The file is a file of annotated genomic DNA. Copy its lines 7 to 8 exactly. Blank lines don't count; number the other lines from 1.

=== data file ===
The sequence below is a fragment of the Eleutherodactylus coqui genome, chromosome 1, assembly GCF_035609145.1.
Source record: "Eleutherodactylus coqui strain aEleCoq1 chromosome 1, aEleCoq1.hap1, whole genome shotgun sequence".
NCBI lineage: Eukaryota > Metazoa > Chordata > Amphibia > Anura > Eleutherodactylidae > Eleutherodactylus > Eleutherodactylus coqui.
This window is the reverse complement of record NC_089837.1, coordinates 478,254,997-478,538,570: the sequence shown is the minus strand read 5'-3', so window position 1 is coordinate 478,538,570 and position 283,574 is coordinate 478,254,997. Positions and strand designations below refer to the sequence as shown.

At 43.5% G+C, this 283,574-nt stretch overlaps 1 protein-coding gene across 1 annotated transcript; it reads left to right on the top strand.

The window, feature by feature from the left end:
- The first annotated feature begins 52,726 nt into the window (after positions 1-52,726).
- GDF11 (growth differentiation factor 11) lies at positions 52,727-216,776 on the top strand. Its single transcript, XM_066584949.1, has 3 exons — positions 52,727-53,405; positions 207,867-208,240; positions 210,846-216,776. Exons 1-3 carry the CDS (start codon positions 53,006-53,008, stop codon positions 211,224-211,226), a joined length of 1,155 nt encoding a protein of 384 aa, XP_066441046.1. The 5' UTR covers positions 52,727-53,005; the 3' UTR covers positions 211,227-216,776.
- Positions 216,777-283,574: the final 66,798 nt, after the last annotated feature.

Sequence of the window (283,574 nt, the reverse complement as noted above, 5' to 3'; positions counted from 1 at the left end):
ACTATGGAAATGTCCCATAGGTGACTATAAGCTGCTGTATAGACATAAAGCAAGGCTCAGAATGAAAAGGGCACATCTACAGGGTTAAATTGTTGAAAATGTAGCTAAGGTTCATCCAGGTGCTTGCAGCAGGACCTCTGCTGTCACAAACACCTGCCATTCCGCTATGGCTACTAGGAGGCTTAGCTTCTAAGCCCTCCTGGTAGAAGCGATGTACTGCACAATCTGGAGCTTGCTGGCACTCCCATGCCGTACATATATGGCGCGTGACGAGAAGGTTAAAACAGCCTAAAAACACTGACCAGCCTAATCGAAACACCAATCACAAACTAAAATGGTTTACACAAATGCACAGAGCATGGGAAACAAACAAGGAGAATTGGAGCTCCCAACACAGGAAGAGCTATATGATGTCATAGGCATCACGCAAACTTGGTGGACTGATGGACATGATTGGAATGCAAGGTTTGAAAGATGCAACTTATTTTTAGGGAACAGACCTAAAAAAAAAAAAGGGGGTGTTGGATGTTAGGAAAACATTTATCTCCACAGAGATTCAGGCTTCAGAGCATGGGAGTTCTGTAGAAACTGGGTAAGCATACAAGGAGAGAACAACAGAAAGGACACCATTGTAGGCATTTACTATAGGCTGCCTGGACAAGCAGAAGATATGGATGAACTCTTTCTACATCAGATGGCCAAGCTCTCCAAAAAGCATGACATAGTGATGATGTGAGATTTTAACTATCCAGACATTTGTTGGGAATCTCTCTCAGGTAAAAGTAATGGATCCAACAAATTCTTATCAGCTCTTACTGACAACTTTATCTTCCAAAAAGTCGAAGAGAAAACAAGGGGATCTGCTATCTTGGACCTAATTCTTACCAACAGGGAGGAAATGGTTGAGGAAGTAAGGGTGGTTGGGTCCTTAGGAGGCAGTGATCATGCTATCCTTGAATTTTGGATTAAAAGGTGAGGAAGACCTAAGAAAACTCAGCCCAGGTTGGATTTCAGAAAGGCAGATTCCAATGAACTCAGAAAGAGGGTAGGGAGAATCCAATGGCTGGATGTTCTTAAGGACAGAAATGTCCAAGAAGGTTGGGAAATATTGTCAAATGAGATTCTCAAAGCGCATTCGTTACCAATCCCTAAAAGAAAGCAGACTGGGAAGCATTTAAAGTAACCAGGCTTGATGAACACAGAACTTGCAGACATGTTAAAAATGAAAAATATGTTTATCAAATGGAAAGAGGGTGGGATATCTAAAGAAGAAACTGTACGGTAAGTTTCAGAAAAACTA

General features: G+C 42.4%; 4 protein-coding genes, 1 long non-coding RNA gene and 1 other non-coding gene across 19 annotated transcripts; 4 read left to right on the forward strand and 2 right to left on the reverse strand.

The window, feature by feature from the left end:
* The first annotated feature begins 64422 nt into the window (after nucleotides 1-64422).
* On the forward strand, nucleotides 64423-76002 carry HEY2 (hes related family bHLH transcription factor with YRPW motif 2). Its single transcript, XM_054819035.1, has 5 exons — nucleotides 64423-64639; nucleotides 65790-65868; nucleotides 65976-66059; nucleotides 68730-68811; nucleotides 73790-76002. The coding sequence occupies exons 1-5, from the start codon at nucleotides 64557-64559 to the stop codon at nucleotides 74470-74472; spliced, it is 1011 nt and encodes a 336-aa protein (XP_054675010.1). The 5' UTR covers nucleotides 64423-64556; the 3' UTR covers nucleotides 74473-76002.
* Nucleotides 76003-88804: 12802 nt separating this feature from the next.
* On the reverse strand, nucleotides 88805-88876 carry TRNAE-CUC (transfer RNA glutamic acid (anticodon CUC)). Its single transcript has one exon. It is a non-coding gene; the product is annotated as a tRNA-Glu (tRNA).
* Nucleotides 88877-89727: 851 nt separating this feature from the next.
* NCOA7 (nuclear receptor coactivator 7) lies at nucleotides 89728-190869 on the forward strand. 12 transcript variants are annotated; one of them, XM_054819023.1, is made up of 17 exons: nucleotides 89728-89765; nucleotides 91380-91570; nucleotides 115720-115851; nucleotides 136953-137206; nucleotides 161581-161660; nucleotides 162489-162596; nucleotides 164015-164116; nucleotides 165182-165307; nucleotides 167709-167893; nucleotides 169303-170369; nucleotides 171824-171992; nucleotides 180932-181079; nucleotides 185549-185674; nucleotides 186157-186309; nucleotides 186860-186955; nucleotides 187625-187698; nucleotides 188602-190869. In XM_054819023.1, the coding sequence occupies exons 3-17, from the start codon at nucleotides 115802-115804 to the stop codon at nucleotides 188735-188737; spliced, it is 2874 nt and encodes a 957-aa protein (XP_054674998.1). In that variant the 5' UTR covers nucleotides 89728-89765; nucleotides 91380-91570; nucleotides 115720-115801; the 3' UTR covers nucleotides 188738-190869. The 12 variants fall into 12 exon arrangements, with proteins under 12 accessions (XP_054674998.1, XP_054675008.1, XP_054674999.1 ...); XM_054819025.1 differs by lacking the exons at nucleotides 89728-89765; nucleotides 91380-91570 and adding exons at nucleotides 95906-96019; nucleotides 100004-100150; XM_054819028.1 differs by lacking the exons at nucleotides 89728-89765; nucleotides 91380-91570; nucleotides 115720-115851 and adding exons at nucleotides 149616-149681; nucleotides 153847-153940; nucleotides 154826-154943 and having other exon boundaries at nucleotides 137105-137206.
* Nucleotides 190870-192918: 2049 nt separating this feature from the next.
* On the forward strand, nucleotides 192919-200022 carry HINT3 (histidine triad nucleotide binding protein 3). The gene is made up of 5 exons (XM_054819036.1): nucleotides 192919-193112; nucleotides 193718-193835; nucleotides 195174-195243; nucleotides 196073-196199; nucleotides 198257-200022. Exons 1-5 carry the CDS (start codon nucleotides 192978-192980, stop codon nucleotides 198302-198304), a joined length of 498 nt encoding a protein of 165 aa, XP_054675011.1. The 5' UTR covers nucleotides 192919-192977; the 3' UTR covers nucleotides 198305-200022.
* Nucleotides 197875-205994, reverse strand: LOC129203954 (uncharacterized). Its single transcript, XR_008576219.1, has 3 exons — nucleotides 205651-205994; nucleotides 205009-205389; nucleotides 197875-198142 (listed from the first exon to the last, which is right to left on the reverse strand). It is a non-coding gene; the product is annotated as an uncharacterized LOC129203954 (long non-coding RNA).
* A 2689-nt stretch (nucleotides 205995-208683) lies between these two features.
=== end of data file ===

- The first annotated feature begins 52,726 nt into the window (after positions 1-52,726).
- GDF11 (growth differentiation factor 11) lies at positions 52,727-216,776 on the top strand. Its single transcript, XM_066584949.1, has 3 exons — positions 52,727-53,405; positions 207,867-208,240; positions 210,846-216,776. Exons 1-3 carry the CDS (start codon positions 53,006-53,008, stop codon positions 211,224-211,226), a joined length of 1,155 nt encoding a protein of 384 aa, XP_066441046.1. The 5' UTR covers positions 52,727-53,005; the 3' UTR covers positions 211,227-216,776.